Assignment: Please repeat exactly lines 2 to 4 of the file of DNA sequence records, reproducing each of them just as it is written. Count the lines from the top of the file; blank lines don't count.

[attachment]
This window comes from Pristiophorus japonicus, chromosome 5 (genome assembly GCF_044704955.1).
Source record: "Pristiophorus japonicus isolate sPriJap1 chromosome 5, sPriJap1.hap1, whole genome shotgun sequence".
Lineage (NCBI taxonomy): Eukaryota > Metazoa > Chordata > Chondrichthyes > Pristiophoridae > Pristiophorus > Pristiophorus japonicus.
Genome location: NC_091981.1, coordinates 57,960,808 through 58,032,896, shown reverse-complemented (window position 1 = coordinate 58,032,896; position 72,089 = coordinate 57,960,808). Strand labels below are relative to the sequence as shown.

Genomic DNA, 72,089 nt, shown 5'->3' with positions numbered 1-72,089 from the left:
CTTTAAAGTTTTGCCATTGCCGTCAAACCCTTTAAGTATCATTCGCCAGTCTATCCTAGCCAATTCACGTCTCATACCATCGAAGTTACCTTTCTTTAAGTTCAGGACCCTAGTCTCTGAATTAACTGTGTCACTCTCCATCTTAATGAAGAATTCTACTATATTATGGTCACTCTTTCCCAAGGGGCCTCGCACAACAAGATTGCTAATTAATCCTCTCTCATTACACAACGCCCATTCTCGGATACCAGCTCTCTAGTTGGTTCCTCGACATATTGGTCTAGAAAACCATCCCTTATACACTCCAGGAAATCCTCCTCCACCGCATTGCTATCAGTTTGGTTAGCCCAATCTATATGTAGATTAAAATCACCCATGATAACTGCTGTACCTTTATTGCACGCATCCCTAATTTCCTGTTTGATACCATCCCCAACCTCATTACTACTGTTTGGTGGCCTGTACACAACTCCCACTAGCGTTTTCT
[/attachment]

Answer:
Source record: "Pristiophorus japonicus isolate sPriJap1 chromosome 5, sPriJap1.hap1, whole genome shotgun sequence".
Lineage (NCBI taxonomy): Eukaryota > Metazoa > Chordata > Chondrichthyes > Pristiophoridae > Pristiophorus > Pristiophorus japonicus.
Genome location: NC_091981.1, coordinates 57,960,808 through 58,032,896, shown reverse-complemented (window position 1 = coordinate 58,032,896; position 72,089 = coordinate 57,960,808). Strand labels below are relative to the sequence as shown.